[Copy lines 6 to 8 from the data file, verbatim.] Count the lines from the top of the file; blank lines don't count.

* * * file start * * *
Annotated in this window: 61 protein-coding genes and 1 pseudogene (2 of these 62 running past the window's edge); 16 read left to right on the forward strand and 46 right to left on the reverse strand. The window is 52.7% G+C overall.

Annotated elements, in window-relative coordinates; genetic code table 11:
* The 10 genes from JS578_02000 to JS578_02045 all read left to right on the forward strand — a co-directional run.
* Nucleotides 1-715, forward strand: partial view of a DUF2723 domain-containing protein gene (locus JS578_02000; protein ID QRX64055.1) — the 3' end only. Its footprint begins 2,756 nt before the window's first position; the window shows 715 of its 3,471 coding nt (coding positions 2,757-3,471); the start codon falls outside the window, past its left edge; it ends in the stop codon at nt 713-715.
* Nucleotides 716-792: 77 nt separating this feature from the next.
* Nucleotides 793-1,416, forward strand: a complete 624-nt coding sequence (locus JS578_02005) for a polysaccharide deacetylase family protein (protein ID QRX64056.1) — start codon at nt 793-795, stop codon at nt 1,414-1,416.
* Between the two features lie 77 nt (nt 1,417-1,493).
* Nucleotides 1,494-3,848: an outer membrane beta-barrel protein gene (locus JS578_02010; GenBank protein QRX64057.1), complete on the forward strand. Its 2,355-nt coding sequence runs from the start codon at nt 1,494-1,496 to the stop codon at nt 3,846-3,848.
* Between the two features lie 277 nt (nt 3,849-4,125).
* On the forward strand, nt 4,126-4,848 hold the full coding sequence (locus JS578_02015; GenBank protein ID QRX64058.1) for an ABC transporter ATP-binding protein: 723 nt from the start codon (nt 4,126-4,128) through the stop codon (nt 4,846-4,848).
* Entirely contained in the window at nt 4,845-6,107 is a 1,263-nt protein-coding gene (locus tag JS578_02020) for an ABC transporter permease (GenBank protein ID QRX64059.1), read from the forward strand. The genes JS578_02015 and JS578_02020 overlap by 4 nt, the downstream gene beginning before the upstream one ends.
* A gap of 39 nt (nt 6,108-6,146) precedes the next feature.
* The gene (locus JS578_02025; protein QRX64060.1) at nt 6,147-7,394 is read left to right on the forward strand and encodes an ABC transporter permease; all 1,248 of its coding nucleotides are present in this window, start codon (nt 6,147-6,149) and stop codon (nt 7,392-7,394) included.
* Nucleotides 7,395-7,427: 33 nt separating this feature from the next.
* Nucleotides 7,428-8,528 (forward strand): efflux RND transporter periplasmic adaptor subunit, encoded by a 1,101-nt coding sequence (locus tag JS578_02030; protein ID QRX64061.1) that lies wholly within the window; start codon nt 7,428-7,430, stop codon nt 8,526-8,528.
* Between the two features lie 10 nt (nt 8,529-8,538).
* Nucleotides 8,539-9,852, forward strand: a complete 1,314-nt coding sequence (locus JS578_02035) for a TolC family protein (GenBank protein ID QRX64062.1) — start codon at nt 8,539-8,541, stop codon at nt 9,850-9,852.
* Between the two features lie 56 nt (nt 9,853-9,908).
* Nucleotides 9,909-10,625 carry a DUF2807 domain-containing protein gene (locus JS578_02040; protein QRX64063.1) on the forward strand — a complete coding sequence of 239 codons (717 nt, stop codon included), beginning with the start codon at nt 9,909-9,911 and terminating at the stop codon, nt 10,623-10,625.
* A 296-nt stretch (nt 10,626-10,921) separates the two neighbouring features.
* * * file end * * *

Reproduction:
* Nucleotides 793-1,416, forward strand: a complete 624-nt coding sequence (locus JS578_02005) for a polysaccharide deacetylase family protein (protein ID QRX64056.1) — start codon at nt 793-795, stop codon at nt 1,414-1,416.
* Between the two features lie 77 nt (nt 1,417-1,493).
* Nucleotides 1,494-3,848: an outer membrane beta-barrel protein gene (locus JS578_02010; GenBank protein QRX64057.1), complete on the forward strand. Its 2,355-nt coding sequence runs from the start codon at nt 1,494-1,496 to the stop codon at nt 3,846-3,848.